Intensifying Premiumization and Humanization Observed at the National Pet Industry Trade Show in Canada

Despite the stagnation in volume growth of pet care market, premiumization and humanization has been providing fuel for the growth of value sales over the last few years in Canada.   As seen at the National Pet Industry Trade Show held in Mississauga, ON in Canada, the trend has only intensified in 2015-2016, with more manifestation in product offerings and greater influence from food and beverages for humans.

‘Mini-Me’, a déjà vu?  

puppy-naturalsOne of the latest new products promoted by Durango, CO-based Zuke’s Treats at the trade show is its Tiny Naturals variants under its Mini Naturals range of treats with each morsel containing only 1.5 calories (3.5 calories for its Mini Naturals range).  This represents an under-sizing trend in pet food that has been growing in food and beverages for humans over the last few years, as exemplified by Coke’s move in reducing the size of the beverage cans (e.g., newer sleek can of 310ml vs. 355ml) and Nestle’s new packaging for its Smarties brands in early 2015.   The consideration behind all of these is the same:  in light of the growing prevalence of obesity and health consciousness for both humans and pets, people are increasingly wary of the calorie intake for themselves, and this sentiment is also growing for pet food as pet owners increasingly view their pets as companions and family members.  While Tiny Naturals is thought to target smaller breeds which enjoy growing popularity despite the overall stagnation in pet population growth, the brand purposely stress the point that it is for ALL dogs.   Besides the calorie- or portion-control feature, the Tiny Naturals offering highlights ‘grain-free’ and ‘added vitamins and minerals’ packed in a resealable pouch format, overall facilitating pet owners’ effort in establishing a stronger bond with and expressing their love to their pets.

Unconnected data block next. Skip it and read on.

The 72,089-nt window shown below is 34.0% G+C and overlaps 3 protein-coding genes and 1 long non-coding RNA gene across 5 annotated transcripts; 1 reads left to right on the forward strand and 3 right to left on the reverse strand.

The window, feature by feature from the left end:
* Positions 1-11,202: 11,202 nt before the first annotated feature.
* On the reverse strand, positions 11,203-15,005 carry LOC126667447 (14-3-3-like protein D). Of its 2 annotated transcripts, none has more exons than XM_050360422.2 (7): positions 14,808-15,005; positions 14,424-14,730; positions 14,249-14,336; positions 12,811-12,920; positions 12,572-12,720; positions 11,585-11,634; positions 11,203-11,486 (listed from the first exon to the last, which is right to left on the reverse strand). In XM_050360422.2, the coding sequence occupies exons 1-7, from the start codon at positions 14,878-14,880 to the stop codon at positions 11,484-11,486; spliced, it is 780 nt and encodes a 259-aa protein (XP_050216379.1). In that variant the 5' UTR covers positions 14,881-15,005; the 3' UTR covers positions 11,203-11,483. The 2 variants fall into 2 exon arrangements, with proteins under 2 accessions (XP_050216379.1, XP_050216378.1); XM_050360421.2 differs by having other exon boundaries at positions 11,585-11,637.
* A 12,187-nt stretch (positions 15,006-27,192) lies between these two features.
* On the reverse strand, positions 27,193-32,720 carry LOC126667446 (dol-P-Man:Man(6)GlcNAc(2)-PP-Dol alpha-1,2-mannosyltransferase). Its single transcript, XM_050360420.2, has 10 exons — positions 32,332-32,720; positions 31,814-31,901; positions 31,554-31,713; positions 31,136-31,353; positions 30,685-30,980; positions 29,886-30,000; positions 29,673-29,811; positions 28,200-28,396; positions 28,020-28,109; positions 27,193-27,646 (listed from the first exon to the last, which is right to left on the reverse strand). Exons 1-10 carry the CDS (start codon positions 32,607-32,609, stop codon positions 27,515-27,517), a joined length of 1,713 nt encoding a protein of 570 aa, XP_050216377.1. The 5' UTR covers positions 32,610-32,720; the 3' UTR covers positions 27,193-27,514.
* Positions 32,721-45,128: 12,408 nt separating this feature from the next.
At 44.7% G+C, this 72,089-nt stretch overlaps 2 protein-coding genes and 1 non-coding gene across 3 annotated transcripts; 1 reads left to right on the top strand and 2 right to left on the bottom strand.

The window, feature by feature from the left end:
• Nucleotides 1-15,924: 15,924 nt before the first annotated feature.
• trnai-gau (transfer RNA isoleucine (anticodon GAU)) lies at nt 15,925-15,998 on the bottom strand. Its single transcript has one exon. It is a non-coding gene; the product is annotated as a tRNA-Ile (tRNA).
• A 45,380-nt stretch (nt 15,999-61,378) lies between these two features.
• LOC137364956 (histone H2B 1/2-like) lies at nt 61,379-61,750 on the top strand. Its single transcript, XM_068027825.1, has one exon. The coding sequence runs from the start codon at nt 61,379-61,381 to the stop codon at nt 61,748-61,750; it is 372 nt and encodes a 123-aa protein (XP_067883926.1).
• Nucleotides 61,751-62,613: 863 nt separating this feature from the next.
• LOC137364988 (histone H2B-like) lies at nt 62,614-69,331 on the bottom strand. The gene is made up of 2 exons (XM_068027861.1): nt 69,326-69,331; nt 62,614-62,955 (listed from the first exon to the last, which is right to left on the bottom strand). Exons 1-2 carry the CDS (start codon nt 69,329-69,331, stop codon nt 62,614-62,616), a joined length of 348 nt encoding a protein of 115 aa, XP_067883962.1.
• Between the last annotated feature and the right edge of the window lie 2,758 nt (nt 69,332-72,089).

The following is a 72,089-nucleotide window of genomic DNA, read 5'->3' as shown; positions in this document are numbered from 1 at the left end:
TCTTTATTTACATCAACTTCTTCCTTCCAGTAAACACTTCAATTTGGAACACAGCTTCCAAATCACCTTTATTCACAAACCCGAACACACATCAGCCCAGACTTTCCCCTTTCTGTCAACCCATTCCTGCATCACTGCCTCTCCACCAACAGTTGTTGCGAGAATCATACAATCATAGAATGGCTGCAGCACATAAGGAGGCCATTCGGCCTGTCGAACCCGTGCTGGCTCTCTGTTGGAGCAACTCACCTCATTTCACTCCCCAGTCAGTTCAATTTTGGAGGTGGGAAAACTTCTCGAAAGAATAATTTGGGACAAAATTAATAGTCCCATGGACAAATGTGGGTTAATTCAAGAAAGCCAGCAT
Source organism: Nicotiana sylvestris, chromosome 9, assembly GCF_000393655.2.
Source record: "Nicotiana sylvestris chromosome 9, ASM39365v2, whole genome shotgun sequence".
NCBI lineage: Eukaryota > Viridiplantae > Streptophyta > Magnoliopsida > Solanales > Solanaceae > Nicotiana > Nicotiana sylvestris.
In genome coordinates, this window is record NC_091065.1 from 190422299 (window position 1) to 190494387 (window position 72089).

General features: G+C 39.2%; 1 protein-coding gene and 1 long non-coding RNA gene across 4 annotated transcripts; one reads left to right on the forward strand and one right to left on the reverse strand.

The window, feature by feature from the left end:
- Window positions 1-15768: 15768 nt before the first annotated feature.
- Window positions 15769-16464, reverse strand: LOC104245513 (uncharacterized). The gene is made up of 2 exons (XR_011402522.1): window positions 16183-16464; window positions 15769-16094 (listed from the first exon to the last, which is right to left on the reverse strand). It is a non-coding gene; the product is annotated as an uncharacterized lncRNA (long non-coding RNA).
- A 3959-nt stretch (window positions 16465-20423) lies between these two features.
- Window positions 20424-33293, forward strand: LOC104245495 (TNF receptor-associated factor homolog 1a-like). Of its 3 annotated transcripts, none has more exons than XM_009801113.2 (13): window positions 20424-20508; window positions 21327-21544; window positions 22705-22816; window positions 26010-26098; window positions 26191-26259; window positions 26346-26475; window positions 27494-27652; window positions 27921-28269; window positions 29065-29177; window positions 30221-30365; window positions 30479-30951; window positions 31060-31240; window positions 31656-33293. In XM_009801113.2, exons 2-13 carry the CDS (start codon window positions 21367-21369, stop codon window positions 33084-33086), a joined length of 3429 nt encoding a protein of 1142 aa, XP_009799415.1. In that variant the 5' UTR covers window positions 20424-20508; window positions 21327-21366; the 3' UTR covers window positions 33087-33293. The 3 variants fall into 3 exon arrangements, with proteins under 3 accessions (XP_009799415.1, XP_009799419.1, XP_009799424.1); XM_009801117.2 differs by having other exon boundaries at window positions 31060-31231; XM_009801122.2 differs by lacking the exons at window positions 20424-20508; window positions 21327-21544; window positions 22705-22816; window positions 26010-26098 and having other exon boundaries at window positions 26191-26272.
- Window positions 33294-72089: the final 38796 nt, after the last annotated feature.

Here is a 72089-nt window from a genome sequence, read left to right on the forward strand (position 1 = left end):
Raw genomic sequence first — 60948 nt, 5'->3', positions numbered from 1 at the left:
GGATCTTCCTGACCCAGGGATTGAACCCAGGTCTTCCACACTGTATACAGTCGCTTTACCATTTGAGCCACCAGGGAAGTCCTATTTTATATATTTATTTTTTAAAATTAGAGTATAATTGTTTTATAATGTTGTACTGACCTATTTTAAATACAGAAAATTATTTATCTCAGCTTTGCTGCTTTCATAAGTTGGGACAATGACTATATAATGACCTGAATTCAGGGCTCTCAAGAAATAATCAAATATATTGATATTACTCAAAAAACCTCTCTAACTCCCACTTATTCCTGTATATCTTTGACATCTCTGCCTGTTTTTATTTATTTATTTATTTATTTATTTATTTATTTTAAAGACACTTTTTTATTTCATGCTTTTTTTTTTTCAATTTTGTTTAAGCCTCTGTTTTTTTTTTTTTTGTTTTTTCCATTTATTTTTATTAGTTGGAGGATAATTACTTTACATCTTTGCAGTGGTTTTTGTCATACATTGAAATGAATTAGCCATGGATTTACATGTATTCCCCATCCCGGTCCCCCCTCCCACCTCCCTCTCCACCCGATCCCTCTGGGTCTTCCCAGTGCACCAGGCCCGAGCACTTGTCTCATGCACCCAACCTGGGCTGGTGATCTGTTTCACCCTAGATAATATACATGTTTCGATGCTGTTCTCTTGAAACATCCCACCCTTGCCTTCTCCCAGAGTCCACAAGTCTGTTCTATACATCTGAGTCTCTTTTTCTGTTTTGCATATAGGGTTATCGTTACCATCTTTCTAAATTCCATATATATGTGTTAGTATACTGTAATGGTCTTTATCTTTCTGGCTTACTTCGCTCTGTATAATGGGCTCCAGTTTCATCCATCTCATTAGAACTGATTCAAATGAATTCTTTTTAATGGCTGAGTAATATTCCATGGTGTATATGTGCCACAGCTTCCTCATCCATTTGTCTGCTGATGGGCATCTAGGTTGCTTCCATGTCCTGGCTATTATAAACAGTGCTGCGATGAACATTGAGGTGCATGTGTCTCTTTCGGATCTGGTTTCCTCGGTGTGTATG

A time saver and a healthy coat

coconut-pet-bathOne of the constraints over the pet population growth is the increasing aging of the population and busier life style among Canadians.   Wentzville, MO-based Tropiclean showcased its latest coconut-water based pet shampoo at the show aiming to address the issue.  One of the key features of the new product is to make a quick clean-up possible by saving time on both lathering and rinsing based on simple ingredient list containing mild coconut cleanser and a stand-up pouch format.  Included in the ingredient list are also many natural ingredients such as aloe barbadensis (aloe vera), wheat protein and organic herbal blend, which the brand claims to help add a ‘healthy and fresh coat’ for pets.  The offerings are under its Aimable range and come in three scents, Aqua de Coco, Mango & Coconut, and Sweet Pea & Coconut, highlighting its natural images.

Local brands and products are thriving

cat-foodWhile product offerings from Canada’ southern neighbour have significant presence at the show, Canadian brands and Made-in-Canada products are also getting much of the spotlight.  Edmonton, AB-based Champion Petfood leads the pack and takes a significant show space, promoting some of the successful brands and offerings including Orijen which highlights the ‘biologically appropriate’ and ‘whole prey’ concepts, basically mimicking diet in pets’ natural habitat and hence bringing the rawness and naturalness to a new level.  At the trade show, the brand highlighted its latest offerings in cats including Cats & Kitten, Six Fish, Regional Red, Tundra and Fit & Firm.   In the premium dog food segment, by focusing on digestibility and greater segmentation based on life stages and active styles of dogs, Woodstock, ON-based Agribrands Purina Canada Inc (although part of US-based Cargill Inc) features  Made-in-Canada offerings under Loyall brand with ingredients such as prebiotics, trace minerals, omega fatty acids, glucosamine in its product lines which include best sellers such as Athletes (for very active adult dogs) and Adult (for moderately active dogs).  In stores, it is priced at lower end of the premium segment according to the company, fitting well in the overall expanding ‘mass-premium’ segment in pet food in Canada.   Additionally, following the craze over ancient grains in packaged food for humans, White Rock, BC-based PetKind incorporated organic quinoa (from Canada and Peru) in its Tripe Dry range which is claimed to be 100% produced and sourced in Canada.

The trends highlighted above underscore the consumer preference towards value-added offerings that could help them better take care of  and offer more fun experience for their pets which are increasingly viewed as family members and close companions.  Consequently, categories such as treats and other pet products will remain dynamic and dog and cat food will likely grow healthily over the next few years in Canada.

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